Kevin Martin (aka the Bug) frequently speaks of his fascination with the physicality of sound. The UK producer’s work has long explored the monolithically material qualities that sound and music can express. His career has taken several disparate turns in this search for intense material soundscapes and has culminated with his highly successful Bug project. Fire is his latest full-length to be released under the moniker and might be his most incendiary synthesis of stomach-quaking bass, savage rhythms, and captivating MC collaborations.
A perennial outsider on the dubstep/UK bass scene, Martin’s career took some eclectic detours before metamorphosing into the Bug. From the dub-inflected industrial metal of GOD to the experimental hip-hop of Techno Animal, his work throughout the 1990s contorted music into endless new bass-leaden shapes. When dubstep arrived at the start of the new millennium, Martin found himself ideally in sync with its unique sensibilities. The Bug’s 1997 debut LP, Tapping the Conversation, is a clear forefather of the genre, with its sinister yet seductive atmospheres and obsession with the heavy bass’ dark and mysterious properties.
Six full-lengths later, including his collaborations with Earth and Dis Fig, Martin has unleashed Fire, the third part of an “urban triptych” following 2008’s London Zoo and 2014’s Angels & Devils. Combining dubstep, grime, dancehall, these previous two releases cemented Martin’s brilliance at capturing the most viscerally thrilling pleasures of bass music. London Zoo featured two of his most iconic tracks, “Skeng” and “Poison Dart”, which garnered heavy rotation from influential DJs such as Kode9 and Loefah, helping cement the Bug’s reputation as a top-drawer purveyor of dark, dirty and conceptual soundsystem anthems.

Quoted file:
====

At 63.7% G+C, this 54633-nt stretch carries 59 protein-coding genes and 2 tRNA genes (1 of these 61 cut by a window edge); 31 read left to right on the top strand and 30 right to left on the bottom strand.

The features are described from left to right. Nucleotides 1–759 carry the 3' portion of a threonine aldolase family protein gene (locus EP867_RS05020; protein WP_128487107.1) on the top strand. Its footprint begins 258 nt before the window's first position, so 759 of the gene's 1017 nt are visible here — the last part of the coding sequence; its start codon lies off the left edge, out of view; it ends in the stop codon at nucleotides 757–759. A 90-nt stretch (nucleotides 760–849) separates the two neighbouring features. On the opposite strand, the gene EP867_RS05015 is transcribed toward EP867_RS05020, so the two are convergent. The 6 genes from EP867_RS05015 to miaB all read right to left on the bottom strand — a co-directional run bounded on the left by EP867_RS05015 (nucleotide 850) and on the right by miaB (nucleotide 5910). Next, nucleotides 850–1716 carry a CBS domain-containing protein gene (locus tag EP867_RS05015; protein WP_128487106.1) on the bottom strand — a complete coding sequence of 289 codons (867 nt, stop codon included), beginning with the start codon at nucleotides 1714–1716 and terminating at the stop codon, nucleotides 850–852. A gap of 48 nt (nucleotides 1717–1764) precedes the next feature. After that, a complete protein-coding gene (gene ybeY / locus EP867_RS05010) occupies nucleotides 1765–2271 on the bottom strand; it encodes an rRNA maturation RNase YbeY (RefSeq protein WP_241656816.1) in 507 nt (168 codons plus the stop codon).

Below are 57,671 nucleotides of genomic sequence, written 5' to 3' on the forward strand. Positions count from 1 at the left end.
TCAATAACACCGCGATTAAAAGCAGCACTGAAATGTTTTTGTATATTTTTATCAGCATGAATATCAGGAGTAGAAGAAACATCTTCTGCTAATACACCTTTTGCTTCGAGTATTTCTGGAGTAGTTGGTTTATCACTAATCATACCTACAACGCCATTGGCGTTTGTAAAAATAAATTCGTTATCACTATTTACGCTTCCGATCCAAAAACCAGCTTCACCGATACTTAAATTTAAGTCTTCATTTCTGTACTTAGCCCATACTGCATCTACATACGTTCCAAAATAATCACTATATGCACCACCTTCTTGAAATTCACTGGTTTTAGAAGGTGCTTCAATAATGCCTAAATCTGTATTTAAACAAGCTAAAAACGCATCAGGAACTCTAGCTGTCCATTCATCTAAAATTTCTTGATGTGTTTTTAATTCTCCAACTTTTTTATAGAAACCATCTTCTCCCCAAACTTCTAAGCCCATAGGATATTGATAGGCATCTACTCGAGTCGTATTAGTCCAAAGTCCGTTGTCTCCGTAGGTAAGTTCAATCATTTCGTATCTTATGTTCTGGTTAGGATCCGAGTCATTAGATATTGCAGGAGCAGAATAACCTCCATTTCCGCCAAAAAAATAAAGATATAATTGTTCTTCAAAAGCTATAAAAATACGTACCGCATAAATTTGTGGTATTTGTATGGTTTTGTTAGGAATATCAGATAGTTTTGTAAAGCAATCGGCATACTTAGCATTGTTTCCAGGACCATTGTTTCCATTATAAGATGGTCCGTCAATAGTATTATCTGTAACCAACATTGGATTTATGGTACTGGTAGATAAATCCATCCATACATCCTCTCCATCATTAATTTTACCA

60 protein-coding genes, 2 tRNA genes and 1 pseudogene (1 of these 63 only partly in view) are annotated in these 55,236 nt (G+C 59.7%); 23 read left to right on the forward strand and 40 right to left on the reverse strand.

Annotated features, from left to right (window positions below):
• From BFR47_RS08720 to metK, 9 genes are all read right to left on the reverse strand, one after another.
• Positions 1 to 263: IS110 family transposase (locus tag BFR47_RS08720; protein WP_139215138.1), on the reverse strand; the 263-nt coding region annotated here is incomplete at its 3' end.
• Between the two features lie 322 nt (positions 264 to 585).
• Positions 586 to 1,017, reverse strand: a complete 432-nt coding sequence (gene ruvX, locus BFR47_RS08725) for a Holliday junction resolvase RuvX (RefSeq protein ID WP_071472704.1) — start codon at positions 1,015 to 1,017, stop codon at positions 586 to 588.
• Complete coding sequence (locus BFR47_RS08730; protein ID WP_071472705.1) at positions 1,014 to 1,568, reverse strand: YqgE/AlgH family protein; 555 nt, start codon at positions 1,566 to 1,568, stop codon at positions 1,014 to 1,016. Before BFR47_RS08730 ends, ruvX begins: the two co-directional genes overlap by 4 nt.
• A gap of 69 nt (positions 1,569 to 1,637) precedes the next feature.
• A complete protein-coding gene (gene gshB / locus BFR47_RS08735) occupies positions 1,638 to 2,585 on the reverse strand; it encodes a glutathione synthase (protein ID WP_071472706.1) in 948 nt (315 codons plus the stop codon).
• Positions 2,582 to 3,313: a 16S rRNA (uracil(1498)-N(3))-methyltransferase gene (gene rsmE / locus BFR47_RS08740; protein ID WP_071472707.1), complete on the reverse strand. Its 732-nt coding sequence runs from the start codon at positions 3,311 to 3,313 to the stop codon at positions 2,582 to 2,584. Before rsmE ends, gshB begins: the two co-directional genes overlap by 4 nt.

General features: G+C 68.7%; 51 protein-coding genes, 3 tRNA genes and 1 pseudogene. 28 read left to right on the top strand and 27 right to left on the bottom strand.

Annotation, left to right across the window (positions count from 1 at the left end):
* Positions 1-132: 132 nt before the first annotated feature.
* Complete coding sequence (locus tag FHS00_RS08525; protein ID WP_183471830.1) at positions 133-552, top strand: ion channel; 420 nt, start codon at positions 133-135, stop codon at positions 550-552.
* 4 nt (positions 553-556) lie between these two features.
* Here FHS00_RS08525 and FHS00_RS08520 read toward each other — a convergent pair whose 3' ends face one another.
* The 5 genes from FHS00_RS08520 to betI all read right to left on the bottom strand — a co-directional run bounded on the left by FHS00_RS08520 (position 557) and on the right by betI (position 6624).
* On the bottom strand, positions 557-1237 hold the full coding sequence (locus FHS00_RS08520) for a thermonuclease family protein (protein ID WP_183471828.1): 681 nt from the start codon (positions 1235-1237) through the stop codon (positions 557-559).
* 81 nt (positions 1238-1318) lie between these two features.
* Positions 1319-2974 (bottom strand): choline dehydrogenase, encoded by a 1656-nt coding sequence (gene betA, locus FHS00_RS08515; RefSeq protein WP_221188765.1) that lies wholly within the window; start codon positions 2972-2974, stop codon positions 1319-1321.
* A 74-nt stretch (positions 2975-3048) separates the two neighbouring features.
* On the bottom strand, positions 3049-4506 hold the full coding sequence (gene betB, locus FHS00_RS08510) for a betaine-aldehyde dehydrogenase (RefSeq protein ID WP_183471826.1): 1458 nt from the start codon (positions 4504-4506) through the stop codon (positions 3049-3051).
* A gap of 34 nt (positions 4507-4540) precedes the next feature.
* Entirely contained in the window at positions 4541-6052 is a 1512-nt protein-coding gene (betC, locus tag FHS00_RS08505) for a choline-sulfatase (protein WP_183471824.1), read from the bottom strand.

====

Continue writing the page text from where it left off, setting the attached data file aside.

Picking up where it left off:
Fire’s tone is, aptly, one of pure, scorching heat. Its cover depicts a sheet of flames, which makes for a potent parallel in a summer defined by news of wildfires and heat waves decimating countries across the world. Along with the climate crisis, Fire also comments on our planet’s increasingly volatile socio-political climate. If London Zoo and Angels & Devils each spoke to their own urban psychogeographies, then Fire reflects the urban landscape of the last 18 months – a place that has become defined by broiling tension and explosive anger.
The menacing tone of Fire’s MC’s guest appearances reflects this mentality. Each of the album’s 14 tracks features a guest appearance, all of which brim with energy, intensity, and righteous fury. Highlights include Moor Mother’s scarily tense work on “Vexed”, Flowdan’s effortless and elastic flow on the apocalyptic “Pressure”, and Manga Saint Hilare’s charismatic grime bars on the sharp, IDM-esque “Bang”. The ever-present MCs create a sense of unity amidst the carnage, creating a melange of voices that speak of their own experiences and aggressions. That gives the album a moral bent, as though collaboration has the power to extinguish a world up in flames.
Martin’s work here verges close to the tone of London Zoo, however this time, the vibe is not so much that of an urban jungle rife with noise, color, and potential danger, but a carnival at the end of the world, seeing out the oncoming cataclysm with a monster soundsystem and the finest MC’s left standing. “Pressure” is Fire’s finest exemplar of this apocalyptic approach, where, throughout the track, Martin’s obsidian-heavy instrumentation drops, as though the streets all around are being razed by the gusts of an inferno. “Bomb”, another collaboration with Flowdan, is equally punishing. Its runtime moves with agonizing tension, featuring a cinematic second-half that leads to a climax that never arrives, posing the troubling question of what follows all of this anger, anguish, and fire.
Fire is Martin’s finest Bug album. It distills both the project’s and his philosophy down to its simplest, purest form. In the process, it says something profound and provides a viscerally entertaining masterclass in bass-driven electronica. It’s as though his lifelong search for material soundscapes has led him here, to this point in time where the urgent and incendiary tone of the current socio-political landscape syncs up wholly with his vision of the potentialities of music. Fire is an album for a world on fire, a soundsystem at the end of the world.